Seven Years Bad Luck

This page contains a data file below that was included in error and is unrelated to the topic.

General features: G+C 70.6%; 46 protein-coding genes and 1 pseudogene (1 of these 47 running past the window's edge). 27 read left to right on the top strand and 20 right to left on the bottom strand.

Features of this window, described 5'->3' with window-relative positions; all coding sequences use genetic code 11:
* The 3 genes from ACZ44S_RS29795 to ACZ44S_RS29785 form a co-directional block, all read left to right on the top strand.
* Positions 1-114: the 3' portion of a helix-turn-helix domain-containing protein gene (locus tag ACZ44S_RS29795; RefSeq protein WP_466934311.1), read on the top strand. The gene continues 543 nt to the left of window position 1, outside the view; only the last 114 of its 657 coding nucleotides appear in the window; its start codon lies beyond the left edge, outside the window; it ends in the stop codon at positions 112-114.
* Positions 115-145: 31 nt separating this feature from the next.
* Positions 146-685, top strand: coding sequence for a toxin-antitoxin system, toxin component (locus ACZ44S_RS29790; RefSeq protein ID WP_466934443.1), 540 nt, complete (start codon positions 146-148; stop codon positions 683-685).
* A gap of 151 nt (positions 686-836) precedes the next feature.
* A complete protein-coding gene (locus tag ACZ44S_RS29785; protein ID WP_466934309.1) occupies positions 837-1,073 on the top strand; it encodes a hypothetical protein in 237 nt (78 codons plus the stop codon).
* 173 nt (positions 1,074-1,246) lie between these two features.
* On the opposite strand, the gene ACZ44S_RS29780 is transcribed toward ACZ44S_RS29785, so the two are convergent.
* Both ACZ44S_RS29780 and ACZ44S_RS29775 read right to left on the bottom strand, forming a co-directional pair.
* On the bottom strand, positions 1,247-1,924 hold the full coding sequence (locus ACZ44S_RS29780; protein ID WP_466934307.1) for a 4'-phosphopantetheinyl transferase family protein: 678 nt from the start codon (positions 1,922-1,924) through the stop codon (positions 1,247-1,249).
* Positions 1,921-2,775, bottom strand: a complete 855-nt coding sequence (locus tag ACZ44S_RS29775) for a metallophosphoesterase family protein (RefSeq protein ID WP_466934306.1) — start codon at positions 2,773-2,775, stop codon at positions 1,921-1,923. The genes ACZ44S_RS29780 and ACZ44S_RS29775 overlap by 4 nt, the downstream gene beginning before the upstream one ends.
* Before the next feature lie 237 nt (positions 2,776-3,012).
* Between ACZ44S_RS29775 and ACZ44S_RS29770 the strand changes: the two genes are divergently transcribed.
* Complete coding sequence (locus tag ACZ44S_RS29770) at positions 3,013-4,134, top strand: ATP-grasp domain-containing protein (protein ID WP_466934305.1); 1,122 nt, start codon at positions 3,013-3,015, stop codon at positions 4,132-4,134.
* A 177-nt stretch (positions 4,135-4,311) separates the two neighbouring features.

124. SEVEN YEARS BAD LUCK (1920-USA). Written, directed by and starring MAX LINDER. Charlie Chaplin properly acknowledged his obvious debt to Max Linder by calling him “my teacher.” The elegant French comedian, whose films had delighted audiences since 1907, was the screen’s first great comic star. He established his personality Chaplin would draw upon: the debonair man-about-town, with mustache, top hat and cane Ñoften at odds with the world, but also extremely clever at adapting to difficult circumstances and remaining essentially unruffled. 1916, Linder came to the U.S. where he made this, his most famous movie. A broken mirror brings Max the proverb seven years’ had luck-only it all seems to descent upon him at once! He’s hit by a car, rejected by his fiancŽe because he puts her tiny poodle in a vase), mugged, caught in a compromising situation (his hand, covered with glue becomes stuck on a woman’s dress, which he accidentally tears off, and imprisoned with some unsavory types. Linder exhibits expert timing and extraordinary physical grace in a variety of chases and disguises. The many classic routine include the opening, in which a drunken and disoriented Max tosses his clothing out of a window, and opens a dos door to get some air; and the scene in which Max’s servant, trying to prevent him from discovering the broken mirror disguises himself as Max and mimics his actions exactly from the other side of the empty frame. Absolutely breathtaking in his precise timing, this dazzling and hilarious scene foreshadows the famous mirror routine in the Marx BrothersÕ “Duck Soup.” Silent film with music score, correct projection speed. 85 minutes. ÒSilentÓ Comedy